The study commission consists of 34 members: It has 17 members of parliament and the same number of external experts, appointed by the political groups according to the majority.
“Industrialized countries such as Germany often try to solve structural problems with an increase in economic growth, which is ultimately just a myth as is the belief that public policy could in the long term produce significantly higher economic growth,” said Jänicke. These futile efforts also have a heavy price, such as useless subsidies, the relinquishment of public and private income, or the failure to pass measures to preserve natural resources. Jänicke continued, “Rather than attempting to solve structural challenges such as employment, debt reduction, and social protection with growth policies, it is time to start solving them by dealing with their causes.”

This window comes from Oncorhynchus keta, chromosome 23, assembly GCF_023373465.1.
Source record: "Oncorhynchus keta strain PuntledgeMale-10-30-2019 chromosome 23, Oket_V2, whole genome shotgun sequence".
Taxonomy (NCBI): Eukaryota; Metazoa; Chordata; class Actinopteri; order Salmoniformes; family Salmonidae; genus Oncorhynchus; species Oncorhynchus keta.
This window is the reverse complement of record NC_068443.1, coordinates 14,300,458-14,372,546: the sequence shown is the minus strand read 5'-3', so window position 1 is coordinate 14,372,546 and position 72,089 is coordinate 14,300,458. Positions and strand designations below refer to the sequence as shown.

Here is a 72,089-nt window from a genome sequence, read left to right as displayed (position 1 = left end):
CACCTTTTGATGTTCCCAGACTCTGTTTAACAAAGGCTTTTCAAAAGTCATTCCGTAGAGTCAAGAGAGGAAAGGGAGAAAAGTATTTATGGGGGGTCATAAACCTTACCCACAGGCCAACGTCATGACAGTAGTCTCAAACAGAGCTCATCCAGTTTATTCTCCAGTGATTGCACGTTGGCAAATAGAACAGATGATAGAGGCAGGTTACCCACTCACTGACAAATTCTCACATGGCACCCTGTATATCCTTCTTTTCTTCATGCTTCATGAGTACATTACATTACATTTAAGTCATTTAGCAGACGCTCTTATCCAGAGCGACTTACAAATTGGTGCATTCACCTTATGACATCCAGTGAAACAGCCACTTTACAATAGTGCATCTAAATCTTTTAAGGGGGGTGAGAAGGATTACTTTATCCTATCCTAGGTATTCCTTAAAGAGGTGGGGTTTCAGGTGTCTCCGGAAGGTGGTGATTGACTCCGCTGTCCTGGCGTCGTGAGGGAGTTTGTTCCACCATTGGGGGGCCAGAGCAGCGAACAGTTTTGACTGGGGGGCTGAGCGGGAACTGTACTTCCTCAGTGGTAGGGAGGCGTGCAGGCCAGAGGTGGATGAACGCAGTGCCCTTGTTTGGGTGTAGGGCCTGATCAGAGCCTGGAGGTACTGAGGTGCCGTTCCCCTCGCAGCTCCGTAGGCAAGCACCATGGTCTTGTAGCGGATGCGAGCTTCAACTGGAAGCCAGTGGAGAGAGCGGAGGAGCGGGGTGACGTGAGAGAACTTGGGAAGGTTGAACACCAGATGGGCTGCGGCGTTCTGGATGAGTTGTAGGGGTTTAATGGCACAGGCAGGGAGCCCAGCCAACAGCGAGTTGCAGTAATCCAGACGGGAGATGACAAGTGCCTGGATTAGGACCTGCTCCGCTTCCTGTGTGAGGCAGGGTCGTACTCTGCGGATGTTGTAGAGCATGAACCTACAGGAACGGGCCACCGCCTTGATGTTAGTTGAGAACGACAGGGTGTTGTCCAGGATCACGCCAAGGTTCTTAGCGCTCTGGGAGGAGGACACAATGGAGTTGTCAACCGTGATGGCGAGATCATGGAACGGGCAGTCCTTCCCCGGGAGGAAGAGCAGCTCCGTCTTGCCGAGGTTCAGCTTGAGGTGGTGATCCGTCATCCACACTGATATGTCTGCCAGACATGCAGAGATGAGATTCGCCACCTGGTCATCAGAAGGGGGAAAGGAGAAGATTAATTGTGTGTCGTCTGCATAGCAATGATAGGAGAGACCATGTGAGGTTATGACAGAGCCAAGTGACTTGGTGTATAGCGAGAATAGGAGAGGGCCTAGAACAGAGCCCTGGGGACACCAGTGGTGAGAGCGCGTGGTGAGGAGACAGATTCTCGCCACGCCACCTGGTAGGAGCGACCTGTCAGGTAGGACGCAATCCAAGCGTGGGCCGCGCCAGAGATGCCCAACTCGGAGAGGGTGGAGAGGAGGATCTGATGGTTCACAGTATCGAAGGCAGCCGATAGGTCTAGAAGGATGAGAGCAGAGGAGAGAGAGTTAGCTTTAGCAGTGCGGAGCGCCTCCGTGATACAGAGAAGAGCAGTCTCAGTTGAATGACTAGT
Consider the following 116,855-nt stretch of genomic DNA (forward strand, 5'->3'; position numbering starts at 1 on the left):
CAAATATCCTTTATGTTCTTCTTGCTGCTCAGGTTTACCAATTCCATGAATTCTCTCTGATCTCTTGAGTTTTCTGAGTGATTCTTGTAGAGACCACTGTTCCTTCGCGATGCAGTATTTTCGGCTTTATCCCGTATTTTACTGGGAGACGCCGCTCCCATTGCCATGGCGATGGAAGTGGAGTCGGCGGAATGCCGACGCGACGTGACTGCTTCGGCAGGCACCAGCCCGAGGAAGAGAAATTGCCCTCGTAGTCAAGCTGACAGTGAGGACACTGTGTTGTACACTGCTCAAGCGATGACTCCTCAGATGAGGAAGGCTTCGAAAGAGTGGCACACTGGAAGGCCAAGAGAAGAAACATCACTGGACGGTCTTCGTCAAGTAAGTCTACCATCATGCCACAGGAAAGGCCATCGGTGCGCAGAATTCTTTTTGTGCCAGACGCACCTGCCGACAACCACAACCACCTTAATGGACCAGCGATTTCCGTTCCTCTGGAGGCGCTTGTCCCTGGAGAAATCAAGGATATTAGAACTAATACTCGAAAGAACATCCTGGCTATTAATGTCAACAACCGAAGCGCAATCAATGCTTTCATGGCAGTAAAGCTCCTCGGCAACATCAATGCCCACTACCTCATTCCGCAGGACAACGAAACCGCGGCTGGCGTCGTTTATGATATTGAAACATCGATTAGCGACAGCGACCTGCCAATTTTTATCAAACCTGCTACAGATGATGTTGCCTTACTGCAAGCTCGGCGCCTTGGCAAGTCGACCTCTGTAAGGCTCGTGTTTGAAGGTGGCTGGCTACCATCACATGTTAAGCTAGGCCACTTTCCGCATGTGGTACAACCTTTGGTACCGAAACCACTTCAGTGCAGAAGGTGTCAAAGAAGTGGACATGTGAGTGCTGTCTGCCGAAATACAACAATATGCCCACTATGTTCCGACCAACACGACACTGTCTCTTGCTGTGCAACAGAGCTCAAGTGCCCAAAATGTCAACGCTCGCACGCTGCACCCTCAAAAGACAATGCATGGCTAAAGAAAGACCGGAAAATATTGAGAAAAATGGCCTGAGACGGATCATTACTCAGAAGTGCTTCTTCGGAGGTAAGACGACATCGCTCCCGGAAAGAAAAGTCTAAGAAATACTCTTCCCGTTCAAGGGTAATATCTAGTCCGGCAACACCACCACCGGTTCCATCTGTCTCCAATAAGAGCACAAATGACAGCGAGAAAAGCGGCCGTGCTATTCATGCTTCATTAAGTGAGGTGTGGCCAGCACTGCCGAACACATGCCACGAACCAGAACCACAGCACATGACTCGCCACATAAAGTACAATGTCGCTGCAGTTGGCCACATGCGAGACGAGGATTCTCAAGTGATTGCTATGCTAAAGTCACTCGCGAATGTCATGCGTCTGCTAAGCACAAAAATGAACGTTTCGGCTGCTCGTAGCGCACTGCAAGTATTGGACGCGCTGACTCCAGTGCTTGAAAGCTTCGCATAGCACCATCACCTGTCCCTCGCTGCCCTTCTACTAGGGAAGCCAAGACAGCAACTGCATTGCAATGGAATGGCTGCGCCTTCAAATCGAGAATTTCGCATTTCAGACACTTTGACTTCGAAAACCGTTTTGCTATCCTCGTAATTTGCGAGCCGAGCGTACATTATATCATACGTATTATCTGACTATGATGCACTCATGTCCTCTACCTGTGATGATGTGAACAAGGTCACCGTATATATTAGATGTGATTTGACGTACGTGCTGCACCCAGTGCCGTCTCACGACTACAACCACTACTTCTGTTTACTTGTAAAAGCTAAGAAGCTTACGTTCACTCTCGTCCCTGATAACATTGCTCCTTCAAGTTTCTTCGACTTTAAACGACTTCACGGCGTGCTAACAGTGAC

For more than 30 years, Martin Jänicke has been involved in the area of tension between academics, policy advice, and active political work, for example, as a planning consultant to the German Federal Chancellery and as a member of the Berlin House of Representatives. From 1986 to 2007 he was the director of the Environmental Policy Research Centre (FFU) at Freie Universität Berlin. From 1999 to 2008 Jänicke served on the German federal government’s Advisory Council on the Environment and was the deputy chairperson of this council from 2000 to 2004. Since 2003, he has been a member of the Board of Trustees of the German Federal Environmental Foundation. Internationally Jänicke is active as a policy adviser and has contributed to several publications of the Intergovernmental Panel on Climate Change (IPCC). He has published academic studies in several languages on such topics as government failure, ecological modernization, conditions required for the success of environmental policy, and the green industrial revolution. In 1998 he was awarded the annual prize of the Berlin Conservation Foundation (Stiftung Naturschutz Berlin).